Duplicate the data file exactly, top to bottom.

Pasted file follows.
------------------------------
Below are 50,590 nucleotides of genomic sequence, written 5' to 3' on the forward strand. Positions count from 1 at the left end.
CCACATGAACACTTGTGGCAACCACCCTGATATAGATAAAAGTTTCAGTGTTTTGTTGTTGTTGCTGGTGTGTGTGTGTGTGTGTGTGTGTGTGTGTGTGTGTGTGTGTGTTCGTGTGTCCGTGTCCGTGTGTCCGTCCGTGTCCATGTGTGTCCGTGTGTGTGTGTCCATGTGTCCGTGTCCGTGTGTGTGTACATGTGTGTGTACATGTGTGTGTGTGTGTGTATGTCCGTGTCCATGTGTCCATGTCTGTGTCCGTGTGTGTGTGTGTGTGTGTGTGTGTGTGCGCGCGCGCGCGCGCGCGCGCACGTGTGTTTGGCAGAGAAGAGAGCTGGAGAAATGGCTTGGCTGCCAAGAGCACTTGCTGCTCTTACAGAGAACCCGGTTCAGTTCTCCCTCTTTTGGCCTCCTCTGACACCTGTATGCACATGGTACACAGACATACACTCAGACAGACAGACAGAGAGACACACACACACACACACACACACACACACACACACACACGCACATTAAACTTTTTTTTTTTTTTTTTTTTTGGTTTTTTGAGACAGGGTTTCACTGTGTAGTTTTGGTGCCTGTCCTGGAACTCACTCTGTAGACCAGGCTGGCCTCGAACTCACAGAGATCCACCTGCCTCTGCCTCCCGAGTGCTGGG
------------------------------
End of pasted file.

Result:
Below are 50,590 nucleotides of genomic sequence, written 5' to 3' on the forward strand. Positions count from 1 at the left end.
CCACATGAACACTTGTGGCAACCACCCTGATATAGATAAAAGTTTCAGTGTTTTGTTGTTGTTGCTGGTGTGTGTGTGTGTGTGTGTGTGTGTGTGTGTGTGTGTGTGTGTTCGTGTGTCCGTGTCCGTGTGTCCGTCCGTGTCCATGTGTGTCCGTGTGTGTGTGTCCATGTGTCCGTGTCCGTGTGTGTGTACATGTGTGTGTACATGTGTGTGTGTGTGTGTATGTCCGTGTCCATGTGTCCATGTCTGTGTCCGTGTGTGTGTGTGTGTGTGTGTGTGTGTGCGCGCGCGCGCGCGCGCGCGCACGTGTGTTTGGCAGAGAAGAGAGCTGGAGAAATGGCTTGGCTGCCAAGAGCACTTGCTGCTCTTACAGAGAACCCGGTTCAGTTCTCCCTCTTTTGGCCTCCTCTGACACCTGTATGCACATGGTACACAGACATACACTCAGACAGACAGACAGAGAGACACACACACACACACACACACACACACACACACACACACGCACATTAAACTTTTTTTTTTTTTTTTTTTTTGGTTTTTTGAGACAGGGTTTCACTGTGTAGTTTTGGTGCCTGTCCTGGAACTCACTCTGTAGACCAGGCTGGCCTCGAACTCACAGAGATCCACCTGCCTCTGCCTCCCGAGTGCTGGG